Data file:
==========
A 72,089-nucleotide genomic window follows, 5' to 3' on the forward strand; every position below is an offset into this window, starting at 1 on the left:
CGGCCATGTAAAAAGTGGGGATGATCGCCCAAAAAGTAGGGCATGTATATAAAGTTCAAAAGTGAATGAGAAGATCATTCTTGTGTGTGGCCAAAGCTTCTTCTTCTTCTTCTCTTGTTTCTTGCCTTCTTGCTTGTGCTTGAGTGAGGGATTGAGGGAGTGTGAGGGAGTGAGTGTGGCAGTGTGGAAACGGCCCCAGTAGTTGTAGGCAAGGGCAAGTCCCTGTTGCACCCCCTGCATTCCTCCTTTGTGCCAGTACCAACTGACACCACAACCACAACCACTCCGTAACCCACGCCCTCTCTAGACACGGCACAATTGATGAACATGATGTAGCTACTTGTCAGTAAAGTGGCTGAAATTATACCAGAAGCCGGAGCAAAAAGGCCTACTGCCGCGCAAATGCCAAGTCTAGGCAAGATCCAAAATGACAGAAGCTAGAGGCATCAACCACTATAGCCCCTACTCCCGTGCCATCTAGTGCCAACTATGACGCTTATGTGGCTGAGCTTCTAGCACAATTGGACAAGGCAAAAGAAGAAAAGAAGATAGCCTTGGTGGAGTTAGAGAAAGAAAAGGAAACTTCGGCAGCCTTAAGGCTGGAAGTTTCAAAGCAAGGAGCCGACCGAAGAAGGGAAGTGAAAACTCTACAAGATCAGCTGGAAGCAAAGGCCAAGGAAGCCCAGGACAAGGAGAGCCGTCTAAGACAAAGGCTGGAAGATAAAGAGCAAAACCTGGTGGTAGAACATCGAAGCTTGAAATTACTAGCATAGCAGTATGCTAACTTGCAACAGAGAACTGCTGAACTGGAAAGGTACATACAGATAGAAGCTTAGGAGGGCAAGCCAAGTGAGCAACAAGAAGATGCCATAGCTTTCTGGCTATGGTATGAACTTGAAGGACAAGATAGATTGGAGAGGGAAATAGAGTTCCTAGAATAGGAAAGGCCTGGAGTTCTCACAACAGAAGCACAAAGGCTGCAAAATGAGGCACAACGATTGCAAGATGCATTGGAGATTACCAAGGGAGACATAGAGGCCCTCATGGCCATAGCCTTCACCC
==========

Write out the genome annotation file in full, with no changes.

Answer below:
A 72,089-nucleotide genomic window follows, 5' to 3' on the forward strand; every position below is an offset into this window, starting at 1 on the left:
CGGCCATGTAAAAAGTGGGGATGATCGCCCAAAAAGTAGGGCATGTATATAAAGTTCAAAAGTGAATGAGAAGATCATTCTTGTGTGTGGCCAAAGCTTCTTCTTCTTCTTCTCTTGTTTCTTGCCTTCTTGCTTGTGCTTGAGTGAGGGATTGAGGGAGTGTGAGGGAGTGAGTGTGGCAGTGTGGAAACGGCCCCAGTAGTTGTAGGCAAGGGCAAGTCCCTGTTGCACCCCCTGCATTCCTCCTTTGTGCCAGTACCAACTGACACCACAACCACAACCACTCCGTAACCCACGCCCTCTCTAGACACGGCACAATTGATGAACATGATGTAGCTACTTGTCAGTAAAGTGGCTGAAATTATACCAGAAGCCGGAGCAAAAAGGCCTACTGCCGCGCAAATGCCAAGTCTAGGCAAGATCCAAAATGACAGAAGCTAGAGGCATCAACCACTATAGCCCCTACTCCCGTGCCATCTAGTGCCAACTATGACGCTTATGTGGCTGAGCTTCTAGCACAATTGGACAAGGCAAAAGAAGAAAAGAAGATAGCCTTGGTGGAGTTAGAGAAAGAAAAGGAAACTTCGGCAGCCTTAAGGCTGGAAGTTTCAAAGCAAGGAGCCGACCGAAGAAGGGAAGTGAAAACTCTACAAGATCAGCTGGAAGCAAAGGCCAAGGAAGCCCAGGACAAGGAGAGCCGTCTAAGACAAAGGCTGGAAGATAAAGAGCAAAACCTGGTGGTAGAACATCGAAGCTTGAAATTACTAGCATAGCAGTATGCTAACTTGCAACAGAGAACTGCTGAACTGGAAAGGTACATACAGATAGAAGCTTAGGAGGGCAAGCCAAGTGAGCAACAAGAAGATGCCATAGCTTTCTGGCTATGGTATGAACTTGAAGGACAAGATAGATTGGAGAGGGAAATAGAGTTCCTAGAATAGGAAAGGCCTGGAGTTCTCACAACAGAAGCACAAAGGCTGCAAAATGAGGCACAACGATTGCAAGATGCATTGGAGATTACCAAGGGAGACATAGAGGCCCTCATGGCCATAGCCTTCACCC